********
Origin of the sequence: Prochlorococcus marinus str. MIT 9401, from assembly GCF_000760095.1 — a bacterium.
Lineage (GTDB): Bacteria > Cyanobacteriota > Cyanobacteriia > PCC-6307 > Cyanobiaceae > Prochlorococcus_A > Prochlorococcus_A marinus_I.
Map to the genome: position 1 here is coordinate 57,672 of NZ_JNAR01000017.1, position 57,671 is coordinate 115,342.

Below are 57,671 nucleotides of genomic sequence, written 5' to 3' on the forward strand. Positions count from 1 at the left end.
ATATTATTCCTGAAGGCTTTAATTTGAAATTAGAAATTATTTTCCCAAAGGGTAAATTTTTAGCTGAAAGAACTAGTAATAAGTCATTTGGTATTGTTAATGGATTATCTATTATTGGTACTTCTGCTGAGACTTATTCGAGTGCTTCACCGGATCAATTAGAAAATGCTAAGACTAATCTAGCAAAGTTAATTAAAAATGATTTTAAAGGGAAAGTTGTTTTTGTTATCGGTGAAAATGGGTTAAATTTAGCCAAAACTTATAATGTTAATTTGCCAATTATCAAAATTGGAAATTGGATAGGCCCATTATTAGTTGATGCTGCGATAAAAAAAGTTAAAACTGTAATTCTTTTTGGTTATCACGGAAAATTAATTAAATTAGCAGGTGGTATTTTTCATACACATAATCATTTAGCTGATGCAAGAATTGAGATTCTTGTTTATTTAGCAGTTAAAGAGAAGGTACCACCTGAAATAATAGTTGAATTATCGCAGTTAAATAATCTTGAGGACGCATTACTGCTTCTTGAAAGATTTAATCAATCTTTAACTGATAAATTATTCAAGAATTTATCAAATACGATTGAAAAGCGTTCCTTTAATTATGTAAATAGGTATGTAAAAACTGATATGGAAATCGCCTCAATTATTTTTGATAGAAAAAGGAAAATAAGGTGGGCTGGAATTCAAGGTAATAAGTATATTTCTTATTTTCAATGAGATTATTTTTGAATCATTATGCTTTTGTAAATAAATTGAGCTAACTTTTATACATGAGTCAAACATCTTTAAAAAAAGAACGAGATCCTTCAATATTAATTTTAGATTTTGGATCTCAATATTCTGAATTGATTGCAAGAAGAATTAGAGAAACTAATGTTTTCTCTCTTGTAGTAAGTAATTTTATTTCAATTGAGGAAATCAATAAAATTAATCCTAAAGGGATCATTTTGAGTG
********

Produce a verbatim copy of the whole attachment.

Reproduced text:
Origin of the sequence: Prochlorococcus marinus str. MIT 9401, from assembly GCF_000760095.1 — a bacterium.
Lineage (GTDB): Bacteria > Cyanobacteriota > Cyanobacteriia > PCC-6307 > Cyanobiaceae > Prochlorococcus_A > Prochlorococcus_A marinus_I.
Map to the genome: position 1 here is coordinate 57,672 of NZ_JNAR01000017.1, position 57,671 is coordinate 115,342.

Below are 57,671 nucleotides of genomic sequence, written 5' to 3' on the forward strand. Positions count from 1 at the left end.
ATATTATTCCTGAAGGCTTTAATTTGAAATTAGAAATTATTTTCCCAAAGGGTAAATTTTTAGCTGAAAGAACTAGTAATAAGTCATTTGGTATTGTTAATGGATTATCTATTATTGGTACTTCTGCTGAGACTTATTCGAGTGCTTCACCGGATCAATTAGAAAATGCTAAGACTAATCTAGCAAAGTTAATTAAAAATGATTTTAAAGGGAAAGTTGTTTTTGTTATCGGTGAAAATGGGTTAAATTTAGCCAAAACTTATAATGTTAATTTGCCAATTATCAAAATTGGAAATTGGATAGGCCCATTATTAGTTGATGCTGCGATAAAAAAAGTTAAAACTGTAATTCTTTTTGGTTATCACGGAAAATTAATTAAATTAGCAGGTGGTATTTTTCATACACATAATCATTTAGCTGATGCAAGAATTGAGATTCTTGTTTATTTAGCAGTTAAAGAGAAGGTACCACCTGAAATAATAGTTGAATTATCGCAGTTAAATAATCTTGAGGACGCATTACTGCTTCTTGAAAGATTTAATCAATCTTTAACTGATAAATTATTCAAGAATTTATCAAATACGATTGAAAAGCGTTCCTTTAATTATGTAAATAGGTATGTAAAAACTGATATGGAAATCGCCTCAATTATTTTTGATAGAAAAAGGAAAATAAGGTGGGCTGGAATTCAAGGTAATAAGTATATTTCTTATTTTCAATGAGATTATTTTTGAATCATTATGCTTTTGTAAATAAATTGAGCTAACTTTTATACATGAGTCAAACATCTTTAAAAAAAGAACGAGATCCTTCAATATTAATTTTAGATTTTGGATCTCAATATTCTGAATTGATTGCAAGAAGAATTAGAGAAACTAATGTTTTCTCTCTTGTAGTAAGTAATTTTATTTCAATTGAGGAAATCAATAAAATTAATCCTAAAGGGATCATTTTGAGTG